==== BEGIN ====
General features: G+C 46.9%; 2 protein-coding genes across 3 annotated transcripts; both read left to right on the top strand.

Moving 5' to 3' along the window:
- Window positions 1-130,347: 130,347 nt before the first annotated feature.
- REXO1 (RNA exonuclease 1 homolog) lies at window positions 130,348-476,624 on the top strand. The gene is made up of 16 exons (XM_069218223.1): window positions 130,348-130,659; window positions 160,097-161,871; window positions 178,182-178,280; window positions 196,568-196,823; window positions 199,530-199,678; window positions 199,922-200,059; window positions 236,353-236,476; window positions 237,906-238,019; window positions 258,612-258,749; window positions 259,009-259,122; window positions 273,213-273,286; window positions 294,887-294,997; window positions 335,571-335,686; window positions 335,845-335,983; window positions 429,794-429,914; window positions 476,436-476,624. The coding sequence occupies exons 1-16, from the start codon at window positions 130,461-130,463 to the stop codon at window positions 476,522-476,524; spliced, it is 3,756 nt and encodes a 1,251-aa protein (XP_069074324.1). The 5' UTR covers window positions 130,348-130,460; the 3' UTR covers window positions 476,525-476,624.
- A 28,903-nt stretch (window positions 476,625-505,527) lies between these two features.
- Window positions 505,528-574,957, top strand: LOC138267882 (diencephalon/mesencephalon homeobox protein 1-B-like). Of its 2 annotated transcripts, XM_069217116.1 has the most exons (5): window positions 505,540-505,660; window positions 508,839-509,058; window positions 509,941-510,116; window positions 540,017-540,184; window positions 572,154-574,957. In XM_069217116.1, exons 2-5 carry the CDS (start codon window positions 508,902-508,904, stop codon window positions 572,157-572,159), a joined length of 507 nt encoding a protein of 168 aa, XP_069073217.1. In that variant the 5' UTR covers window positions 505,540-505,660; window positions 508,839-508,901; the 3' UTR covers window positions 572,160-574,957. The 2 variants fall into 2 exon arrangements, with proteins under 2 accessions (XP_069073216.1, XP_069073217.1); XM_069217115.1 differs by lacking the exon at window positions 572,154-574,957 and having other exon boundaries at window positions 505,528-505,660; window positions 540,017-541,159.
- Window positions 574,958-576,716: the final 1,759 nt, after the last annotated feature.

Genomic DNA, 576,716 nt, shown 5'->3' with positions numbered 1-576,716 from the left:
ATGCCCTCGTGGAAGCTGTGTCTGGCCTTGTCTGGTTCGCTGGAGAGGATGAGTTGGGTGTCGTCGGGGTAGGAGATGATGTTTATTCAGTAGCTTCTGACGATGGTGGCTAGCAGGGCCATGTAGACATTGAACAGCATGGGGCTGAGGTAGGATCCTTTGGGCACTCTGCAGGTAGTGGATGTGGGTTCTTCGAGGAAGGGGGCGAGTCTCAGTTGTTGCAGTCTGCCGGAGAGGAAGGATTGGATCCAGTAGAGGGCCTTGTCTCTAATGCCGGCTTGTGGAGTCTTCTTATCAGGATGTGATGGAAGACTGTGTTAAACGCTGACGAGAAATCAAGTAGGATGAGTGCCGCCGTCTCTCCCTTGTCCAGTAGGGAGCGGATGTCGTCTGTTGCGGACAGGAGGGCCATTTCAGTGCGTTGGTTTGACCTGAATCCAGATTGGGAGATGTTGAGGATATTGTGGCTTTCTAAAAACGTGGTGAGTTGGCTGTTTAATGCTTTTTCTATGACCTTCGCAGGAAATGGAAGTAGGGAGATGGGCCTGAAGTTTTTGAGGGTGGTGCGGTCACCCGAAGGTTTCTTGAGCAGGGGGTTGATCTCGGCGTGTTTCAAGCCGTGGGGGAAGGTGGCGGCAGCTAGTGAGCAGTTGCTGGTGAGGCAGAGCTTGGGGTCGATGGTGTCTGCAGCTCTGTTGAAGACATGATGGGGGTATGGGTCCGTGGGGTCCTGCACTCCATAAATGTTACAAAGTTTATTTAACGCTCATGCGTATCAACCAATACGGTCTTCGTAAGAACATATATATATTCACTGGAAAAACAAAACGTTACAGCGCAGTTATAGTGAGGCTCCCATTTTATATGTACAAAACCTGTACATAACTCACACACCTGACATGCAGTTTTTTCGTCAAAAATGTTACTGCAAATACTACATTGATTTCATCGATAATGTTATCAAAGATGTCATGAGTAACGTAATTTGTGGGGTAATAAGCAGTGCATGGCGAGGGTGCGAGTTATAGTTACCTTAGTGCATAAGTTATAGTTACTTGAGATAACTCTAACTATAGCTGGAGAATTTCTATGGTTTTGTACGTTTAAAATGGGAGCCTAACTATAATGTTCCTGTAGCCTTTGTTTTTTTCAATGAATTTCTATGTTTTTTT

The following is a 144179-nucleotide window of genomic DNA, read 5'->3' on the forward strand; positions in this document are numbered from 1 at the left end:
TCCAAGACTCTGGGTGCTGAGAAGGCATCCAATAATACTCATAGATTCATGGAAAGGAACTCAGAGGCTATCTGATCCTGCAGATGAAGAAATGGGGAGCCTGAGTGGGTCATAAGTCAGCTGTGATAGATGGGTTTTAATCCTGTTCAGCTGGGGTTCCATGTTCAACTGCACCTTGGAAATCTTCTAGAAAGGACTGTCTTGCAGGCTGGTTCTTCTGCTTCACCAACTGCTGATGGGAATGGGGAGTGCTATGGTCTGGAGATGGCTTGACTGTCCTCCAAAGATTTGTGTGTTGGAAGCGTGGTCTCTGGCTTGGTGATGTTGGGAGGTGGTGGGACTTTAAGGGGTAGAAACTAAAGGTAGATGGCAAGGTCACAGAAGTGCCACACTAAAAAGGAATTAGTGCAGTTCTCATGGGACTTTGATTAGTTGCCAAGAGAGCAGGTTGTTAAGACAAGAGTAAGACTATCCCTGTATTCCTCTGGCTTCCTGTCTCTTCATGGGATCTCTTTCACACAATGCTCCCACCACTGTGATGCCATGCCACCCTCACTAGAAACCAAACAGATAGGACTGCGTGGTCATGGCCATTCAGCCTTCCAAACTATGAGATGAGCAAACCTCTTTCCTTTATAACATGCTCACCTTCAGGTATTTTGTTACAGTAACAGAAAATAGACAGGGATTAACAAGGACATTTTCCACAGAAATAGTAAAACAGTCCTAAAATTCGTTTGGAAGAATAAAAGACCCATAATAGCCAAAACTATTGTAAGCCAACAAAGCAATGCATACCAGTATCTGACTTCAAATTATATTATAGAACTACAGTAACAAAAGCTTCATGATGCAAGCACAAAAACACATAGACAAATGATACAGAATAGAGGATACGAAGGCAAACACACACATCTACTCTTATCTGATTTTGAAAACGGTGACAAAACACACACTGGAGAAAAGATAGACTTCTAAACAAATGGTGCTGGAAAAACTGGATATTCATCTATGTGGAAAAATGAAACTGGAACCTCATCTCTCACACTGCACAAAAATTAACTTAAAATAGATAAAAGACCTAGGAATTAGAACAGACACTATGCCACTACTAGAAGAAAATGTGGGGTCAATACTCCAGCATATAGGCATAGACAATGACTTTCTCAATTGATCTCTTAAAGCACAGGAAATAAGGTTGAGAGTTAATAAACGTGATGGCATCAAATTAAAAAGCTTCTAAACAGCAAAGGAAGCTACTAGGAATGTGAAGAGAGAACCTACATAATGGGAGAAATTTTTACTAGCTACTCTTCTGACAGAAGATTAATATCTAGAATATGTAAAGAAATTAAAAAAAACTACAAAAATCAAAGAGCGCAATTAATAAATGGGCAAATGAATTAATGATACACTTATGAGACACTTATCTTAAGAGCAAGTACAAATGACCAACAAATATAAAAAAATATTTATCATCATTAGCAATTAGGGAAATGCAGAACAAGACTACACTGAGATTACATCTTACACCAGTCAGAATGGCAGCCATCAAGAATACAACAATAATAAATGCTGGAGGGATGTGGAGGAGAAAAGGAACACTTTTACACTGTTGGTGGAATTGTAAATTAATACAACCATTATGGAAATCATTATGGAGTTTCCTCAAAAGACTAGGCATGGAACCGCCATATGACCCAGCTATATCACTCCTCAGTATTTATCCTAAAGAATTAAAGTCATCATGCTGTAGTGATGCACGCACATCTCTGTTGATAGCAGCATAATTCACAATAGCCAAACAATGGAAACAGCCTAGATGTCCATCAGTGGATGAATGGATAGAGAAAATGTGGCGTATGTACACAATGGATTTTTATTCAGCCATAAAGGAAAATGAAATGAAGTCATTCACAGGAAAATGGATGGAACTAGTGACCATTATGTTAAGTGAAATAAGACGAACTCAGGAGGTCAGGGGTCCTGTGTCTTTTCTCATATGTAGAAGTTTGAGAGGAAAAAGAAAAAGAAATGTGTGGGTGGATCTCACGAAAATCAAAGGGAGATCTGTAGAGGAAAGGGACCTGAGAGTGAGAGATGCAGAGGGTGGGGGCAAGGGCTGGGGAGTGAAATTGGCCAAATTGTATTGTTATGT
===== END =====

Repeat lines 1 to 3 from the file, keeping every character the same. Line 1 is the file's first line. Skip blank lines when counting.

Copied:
General features: G+C 46.9%; 2 protein-coding genes across 3 annotated transcripts; both read left to right on the top strand.

Moving 5' to 3' along the window:
- Window positions 1-130,347: 130,347 nt before the first annotated feature.